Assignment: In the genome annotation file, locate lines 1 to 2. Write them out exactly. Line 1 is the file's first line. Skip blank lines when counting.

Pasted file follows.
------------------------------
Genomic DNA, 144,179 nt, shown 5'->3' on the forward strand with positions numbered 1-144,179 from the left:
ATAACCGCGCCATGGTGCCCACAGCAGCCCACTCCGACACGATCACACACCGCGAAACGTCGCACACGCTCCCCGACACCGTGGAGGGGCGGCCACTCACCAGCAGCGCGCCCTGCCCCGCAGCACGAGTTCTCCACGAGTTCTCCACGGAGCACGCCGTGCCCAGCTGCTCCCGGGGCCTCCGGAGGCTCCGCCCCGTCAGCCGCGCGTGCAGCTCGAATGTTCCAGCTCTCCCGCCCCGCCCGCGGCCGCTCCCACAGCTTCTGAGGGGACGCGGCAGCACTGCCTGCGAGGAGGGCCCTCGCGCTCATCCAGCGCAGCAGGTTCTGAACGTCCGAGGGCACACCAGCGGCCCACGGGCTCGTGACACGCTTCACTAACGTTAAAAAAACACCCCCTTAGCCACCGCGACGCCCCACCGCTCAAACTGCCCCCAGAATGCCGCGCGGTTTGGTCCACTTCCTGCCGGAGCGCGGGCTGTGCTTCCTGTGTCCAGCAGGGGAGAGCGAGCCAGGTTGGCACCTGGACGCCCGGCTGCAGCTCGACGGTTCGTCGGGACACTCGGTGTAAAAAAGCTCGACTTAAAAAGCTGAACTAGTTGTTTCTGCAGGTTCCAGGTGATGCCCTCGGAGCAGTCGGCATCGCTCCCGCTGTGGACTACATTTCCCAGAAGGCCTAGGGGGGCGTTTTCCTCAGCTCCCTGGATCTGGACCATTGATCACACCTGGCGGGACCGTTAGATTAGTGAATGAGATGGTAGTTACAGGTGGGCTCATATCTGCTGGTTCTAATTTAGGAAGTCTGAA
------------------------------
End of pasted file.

Genomic DNA, 144,179 nt, shown 5'->3' on the forward strand with positions numbered 1-144,179 from the left:
ATAACCGCGCCATGGTGCCCACAGCAGCCCACTCCGACACGATCACACACCGCGAAACGTCGCACACGCTCCCCGACACCGTGGAGGGGCGGCCACTCACCAGCAGCGCGCCCTGCCCCGCAGCACGAGTTCTCCACGAGTTCTCCACGGAGCACGCCGTGCCCAGCTGCTCCCGGGGCCTCCGGAGGCTCCGCCCCGTCAGCCGCGCGTGCAGCTCGAATGTTCCAGCTCTCCCGCCCCGCCCGCGGCCGCTCCCACAGCTTCTGAGGGGACGCGGCAGCACTGCCTGCGAGGAGGGCCCTCGCGCTCATCCAGCGCAGCAGGTTCTGAACGTCCGAGGGCACACCAGCGGCCCACGGGCTCGTGACACGCTTCACTAACGTTAAAAAAACACCCCCTTAGCCACCGCGACGCCCCACCGCTCAAACTGCCCCCAGAATGCCGCGCGGTTTGGTCCACTTCCTGCCGGAGCGCGGGCTGTGCTTCCTGTGTCCAGCAGGGGAGAGCGAGCCAGGTTGGCACCTGGACGCCCGGCTGCAGCTCGACGGTTCGTCGGGACACTCGGTGTAAAAAAGCTCGACTTAAAAAGCTGAACTAGTTGTTTCTGCAGGTTCCAGGTGATGCCCTCGGAGCAGTCGGCATCGCTCCCGCTGTGGACTACATTTCCCAGAAGGCCTAGGGGGGCGTTTTCCTCAGCTCCCTGGATCTGGACCATTGATCACACCTGGCGGGACCGTTAGATTAGTGAATGAGATGGTAGTTACAGGTGGGCTCATATCTGCTGGTTCTAATTTAGGAAGTCTGAA